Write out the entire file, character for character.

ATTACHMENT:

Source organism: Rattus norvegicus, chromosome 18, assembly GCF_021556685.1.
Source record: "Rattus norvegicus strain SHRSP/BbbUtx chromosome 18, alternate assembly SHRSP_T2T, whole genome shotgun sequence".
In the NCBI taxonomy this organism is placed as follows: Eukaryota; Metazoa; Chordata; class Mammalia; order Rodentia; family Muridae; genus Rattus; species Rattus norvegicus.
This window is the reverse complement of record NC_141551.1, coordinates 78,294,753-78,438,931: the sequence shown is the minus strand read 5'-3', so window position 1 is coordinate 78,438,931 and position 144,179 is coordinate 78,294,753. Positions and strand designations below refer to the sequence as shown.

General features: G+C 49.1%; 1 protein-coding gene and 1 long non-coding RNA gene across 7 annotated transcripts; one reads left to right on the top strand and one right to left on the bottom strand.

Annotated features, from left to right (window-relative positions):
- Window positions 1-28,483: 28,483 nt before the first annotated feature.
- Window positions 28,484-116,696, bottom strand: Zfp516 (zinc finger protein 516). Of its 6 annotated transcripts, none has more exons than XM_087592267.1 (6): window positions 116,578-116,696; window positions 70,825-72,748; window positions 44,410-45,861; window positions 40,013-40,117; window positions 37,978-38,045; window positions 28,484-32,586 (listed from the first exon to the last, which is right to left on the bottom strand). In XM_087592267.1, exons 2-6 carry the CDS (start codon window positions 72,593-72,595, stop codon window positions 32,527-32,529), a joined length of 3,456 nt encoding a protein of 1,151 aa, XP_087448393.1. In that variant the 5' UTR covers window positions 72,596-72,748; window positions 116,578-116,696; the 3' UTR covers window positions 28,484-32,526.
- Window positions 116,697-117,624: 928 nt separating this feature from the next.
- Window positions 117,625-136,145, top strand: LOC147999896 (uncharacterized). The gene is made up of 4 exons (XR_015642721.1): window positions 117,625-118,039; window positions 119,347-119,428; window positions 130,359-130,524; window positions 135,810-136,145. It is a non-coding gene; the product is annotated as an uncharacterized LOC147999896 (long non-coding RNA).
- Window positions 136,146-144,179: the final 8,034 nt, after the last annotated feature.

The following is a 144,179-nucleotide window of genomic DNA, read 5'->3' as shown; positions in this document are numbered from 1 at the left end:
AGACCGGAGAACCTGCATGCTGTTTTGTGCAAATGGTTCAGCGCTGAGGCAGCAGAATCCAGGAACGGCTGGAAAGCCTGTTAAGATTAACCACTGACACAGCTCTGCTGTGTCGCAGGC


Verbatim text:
Source organism: Rattus norvegicus, chromosome 18, assembly GCF_021556685.1.
Source record: "Rattus norvegicus strain SHRSP/BbbUtx chromosome 18, alternate assembly SHRSP_T2T, whole genome shotgun sequence".
In the NCBI taxonomy this organism is placed as follows: Eukaryota; Metazoa; Chordata; class Mammalia; order Rodentia; family Muridae; genus Rattus; species Rattus norvegicus.
This window is the reverse complement of record NC_141551.1, coordinates 78,294,753-78,438,931: the sequence shown is the minus strand read 5'-3', so window position 1 is coordinate 78,438,931 and position 144,179 is coordinate 78,294,753. Positions and strand designations below refer to the sequence as shown.

General features: G+C 49.1%; 1 protein-coding gene and 1 long non-coding RNA gene across 7 annotated transcripts; one reads left to right on the top strand and one right to left on the bottom strand.

Annotated features, from left to right (window-relative positions):
- Window positions 1-28,483: 28,483 nt before the first annotated feature.
- Window positions 28,484-116,696, bottom strand: Zfp516 (zinc finger protein 516). Of its 6 annotated transcripts, none has more exons than XM_087592267.1 (6): window positions 116,578-116,696; window positions 70,825-72,748; window positions 44,410-45,861; window positions 40,013-40,117; window positions 37,978-38,045; window positions 28,484-32,586 (listed from the first exon to the last, which is right to left on the bottom strand). In XM_087592267.1, exons 2-6 carry the CDS (start codon window positions 72,593-72,595, stop codon window positions 32,527-32,529), a joined length of 3,456 nt encoding a protein of 1,151 aa, XP_087448393.1. In that variant the 5' UTR covers window positions 72,596-72,748; window positions 116,578-116,696; the 3' UTR covers window positions 28,484-32,526.
- Window positions 116,697-117,624: 928 nt separating this feature from the next.
- Window positions 117,625-136,145, top strand: LOC147999896 (uncharacterized). The gene is made up of 4 exons (XR_015642721.1): window positions 117,625-118,039; window positions 119,347-119,428; window positions 130,359-130,524; window positions 135,810-136,145. It is a non-coding gene; the product is annotated as an uncharacterized LOC147999896 (long non-coding RNA).
- Window positions 136,146-144,179: the final 8,034 nt, after the last annotated feature.

The following is a 144,179-nucleotide window of genomic DNA, read 5'->3' as shown; positions in this document are numbered from 1 at the left end:
AGACCGGAGAACCTGCATGCTGTTTTGTGCAAATGGTTCAGCGCTGAGGCAGCAGAATCCAGGAACGGCTGGAAAGCCTGTTAAGATTAACCACTGACACAGCTCTGCTGTGTCGCAGGC